Martha Ham, first director of Splore, Steve Elam, Work Activity Director and Splore guides in 1980. The Work Activity Center was the first group of brave souls willing to float the Colorado River with Splore.
Credit Martha Ham, Leslee Dean
Mike Shurtleff with friend on the Colorado River around 2001. Mike was one of Splore's first passengers and continued to float with Splore for many years, eventually serving on the Board of Directors.
At StoryCorps, Martha Ham spoke with her friend Janine Donald about the creation of SPLORE, a nonprofit organization that provides outdoor adventures to people of all abilities. Janine is the current director of SPLORE, and Martha founded SPLORE as a young woman. When the first river trip took place in 1977, the American Disabilities Act had not yet been passed and the public was not used to interacting with people with disabilities. Martha and Janine discussed the impact SPLORE has had on not only their lives, but the lives of the program's participants.
Former Utah State senator Dixie Leavitt and his wife Anne reminisce about their battles and triumphs in making Cedar City's Branch Agriculture School into today's Southern Utah University. SUU's origins began in 1897 with the formation of the Branch Formal School which later became a branch of Utah State Agricultural College (USU) in 1913. After several transitions the institution was granted university status in 1991 and was named Southern Utah University.
60-year-old Royden Card, artist and poet, explores with his wife Sandee whether he chose art or art chose him. Royden's art has been acquired by many museums including the Smithsonian Institute Library in Washington D.C. His portrayal of Zion National Park can be viewed on the 2011 UPR coffee mug.
Hal Cannon, former state folklorist and founder of The Western Folklife Center, visited the StoryCorps booth with his wife Teresa Jordan. He recalls his experience working with the Daughters of the Utah Pioneers to preserve the material culture of Utah's pioneer past. Cannon talks about an unexpected visit from Kate Carter, former director of the Daughters of the Utah Pioneers.
70 year old Utah State University retiree Ned Weinshenker, a member of the USU Handball Club, came to the StoryCorps booth to share his lifelong love for the game of handball, which began when he was growing up in the Midwood neighborhood of Brooklyn. Ned has recently taken up indoor 4-wall handball at USU with a group of retirees. He continues to enjoy the social and physical benefits of the game.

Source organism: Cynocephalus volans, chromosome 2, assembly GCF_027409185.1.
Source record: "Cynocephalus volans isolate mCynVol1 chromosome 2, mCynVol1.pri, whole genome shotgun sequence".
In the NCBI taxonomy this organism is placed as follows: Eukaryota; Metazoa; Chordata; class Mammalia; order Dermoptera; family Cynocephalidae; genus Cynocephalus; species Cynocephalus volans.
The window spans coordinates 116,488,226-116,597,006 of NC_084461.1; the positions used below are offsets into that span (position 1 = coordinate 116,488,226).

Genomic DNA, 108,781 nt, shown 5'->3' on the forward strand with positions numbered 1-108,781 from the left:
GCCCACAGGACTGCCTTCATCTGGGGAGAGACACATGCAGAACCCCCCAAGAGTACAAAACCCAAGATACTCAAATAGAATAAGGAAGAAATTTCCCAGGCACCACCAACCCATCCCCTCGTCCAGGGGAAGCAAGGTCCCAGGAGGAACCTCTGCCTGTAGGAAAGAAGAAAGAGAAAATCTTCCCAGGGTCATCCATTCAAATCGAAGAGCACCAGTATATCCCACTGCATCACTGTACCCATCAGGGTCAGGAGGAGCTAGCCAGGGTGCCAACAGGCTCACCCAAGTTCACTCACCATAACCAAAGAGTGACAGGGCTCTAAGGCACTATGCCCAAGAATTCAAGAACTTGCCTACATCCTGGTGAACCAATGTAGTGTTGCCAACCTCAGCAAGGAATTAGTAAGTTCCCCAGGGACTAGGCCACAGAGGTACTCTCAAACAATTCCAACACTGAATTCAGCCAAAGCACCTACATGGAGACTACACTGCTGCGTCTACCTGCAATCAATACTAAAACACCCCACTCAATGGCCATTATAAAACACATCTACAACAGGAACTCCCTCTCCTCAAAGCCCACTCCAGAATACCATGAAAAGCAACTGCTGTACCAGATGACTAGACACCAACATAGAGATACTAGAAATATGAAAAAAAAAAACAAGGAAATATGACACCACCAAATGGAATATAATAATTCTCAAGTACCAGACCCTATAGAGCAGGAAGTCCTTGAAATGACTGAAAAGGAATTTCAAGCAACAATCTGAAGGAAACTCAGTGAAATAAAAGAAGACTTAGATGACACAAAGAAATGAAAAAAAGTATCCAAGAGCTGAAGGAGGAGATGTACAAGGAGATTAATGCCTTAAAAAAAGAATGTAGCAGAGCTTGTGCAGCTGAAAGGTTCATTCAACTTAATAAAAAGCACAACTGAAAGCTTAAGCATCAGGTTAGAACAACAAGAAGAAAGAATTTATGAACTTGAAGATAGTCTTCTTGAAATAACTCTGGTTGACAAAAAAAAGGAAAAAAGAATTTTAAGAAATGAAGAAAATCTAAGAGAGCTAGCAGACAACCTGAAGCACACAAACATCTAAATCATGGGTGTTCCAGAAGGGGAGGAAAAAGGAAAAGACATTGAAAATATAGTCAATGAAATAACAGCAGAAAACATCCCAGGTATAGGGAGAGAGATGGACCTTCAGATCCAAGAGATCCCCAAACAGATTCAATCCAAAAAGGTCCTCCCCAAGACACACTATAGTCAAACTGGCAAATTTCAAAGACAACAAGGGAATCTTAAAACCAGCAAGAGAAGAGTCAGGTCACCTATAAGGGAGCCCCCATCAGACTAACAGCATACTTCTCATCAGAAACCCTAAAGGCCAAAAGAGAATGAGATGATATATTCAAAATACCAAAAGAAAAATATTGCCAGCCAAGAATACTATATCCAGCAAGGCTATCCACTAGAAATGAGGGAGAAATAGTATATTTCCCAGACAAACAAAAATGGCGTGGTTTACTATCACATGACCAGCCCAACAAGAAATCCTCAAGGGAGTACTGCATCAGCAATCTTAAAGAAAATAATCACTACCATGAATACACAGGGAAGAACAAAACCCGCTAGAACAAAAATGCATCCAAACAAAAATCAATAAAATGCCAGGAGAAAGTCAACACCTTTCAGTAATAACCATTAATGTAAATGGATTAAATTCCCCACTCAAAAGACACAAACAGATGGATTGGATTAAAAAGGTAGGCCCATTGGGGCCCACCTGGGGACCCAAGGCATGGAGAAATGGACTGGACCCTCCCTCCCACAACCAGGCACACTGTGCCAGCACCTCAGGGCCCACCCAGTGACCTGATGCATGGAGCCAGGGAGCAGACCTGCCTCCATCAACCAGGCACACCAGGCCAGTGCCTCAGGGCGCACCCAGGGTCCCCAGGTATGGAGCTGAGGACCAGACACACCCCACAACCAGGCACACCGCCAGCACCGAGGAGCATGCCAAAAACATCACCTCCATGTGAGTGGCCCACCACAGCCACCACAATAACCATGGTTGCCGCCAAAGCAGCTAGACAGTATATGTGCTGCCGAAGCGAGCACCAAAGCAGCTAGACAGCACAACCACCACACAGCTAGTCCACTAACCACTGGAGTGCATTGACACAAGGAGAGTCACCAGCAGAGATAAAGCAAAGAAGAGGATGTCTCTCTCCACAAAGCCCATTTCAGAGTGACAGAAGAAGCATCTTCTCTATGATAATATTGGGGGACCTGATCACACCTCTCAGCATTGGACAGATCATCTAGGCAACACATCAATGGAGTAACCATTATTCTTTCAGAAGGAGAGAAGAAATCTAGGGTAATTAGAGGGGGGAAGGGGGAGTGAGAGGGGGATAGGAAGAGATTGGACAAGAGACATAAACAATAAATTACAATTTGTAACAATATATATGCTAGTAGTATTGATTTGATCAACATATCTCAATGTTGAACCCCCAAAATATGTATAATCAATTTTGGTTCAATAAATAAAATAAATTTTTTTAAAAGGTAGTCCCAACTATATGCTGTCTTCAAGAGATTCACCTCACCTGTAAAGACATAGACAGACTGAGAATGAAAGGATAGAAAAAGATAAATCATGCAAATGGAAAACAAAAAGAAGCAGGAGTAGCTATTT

Retired Zion National Park Superintendent Jock Whitworth talks with Amnesty Kochanowski, National Park Service Safety Manager, about the role that our National Parks parks have played in his life and the life of his family. After 36 years of federal service Jock Whitworth retired January 3, 2014. He plans to pursue his interests in hiking, photography and volunteering for nonprofit organizations.
Historically it is not uncommon for a Southern Utah ranching family to work several parcels of land at different elevations in order to avoid overgrazing the land. 67 year old Susan Savage, a native of Leeds, Utah talks to her friend Martha about working alone during the 90's, at her family's secluded high elevation ranch at the base of the Pine Valley Mountains. These two ranches operate today working in tandem under the stewardship of Susan's nephew and his family.
Marlyne Hammon and her sister Priscilla, polygamist wives from Centennial Park, Arizona, talk about the Short Creek raid of 1953 which, at the time, was described as the largest mass-arrest of men and women in modern American history.
Lisa and Paul remember how they met after both had moved to St. George to work on environmental issues. They stayed up all night talking and found they had a lot in common including preserving the environment for future generations. They have children and grandchildren and are concerned about their future.
Paul: I went to the University of Utah after I graduated from East High School, and enjoyed the time there. I joined an army reserve unit, which seems to be an experience that changed the direction of my life, because it was a legal unit, and I saw that lawyering was very interesting. I became a trained court reporter, and was eventually accepted into law school in about 1962. I worked in the county attorney's office as a prosecutor for seven years, and then ran for the office of Salt Lake County District attorney and was elected in Salt Lake County in 1974.
"We got married, and after we were together for a couple years it was like, 'OK. Gosh, wouldn't it be fun to share some of these experiences with a little one?'" Rich said. "But we had a problem actually, because Teri couldn't get pregnant. It wasn't just you, because I had a low sperm count. I think... what did the doctors tell you?"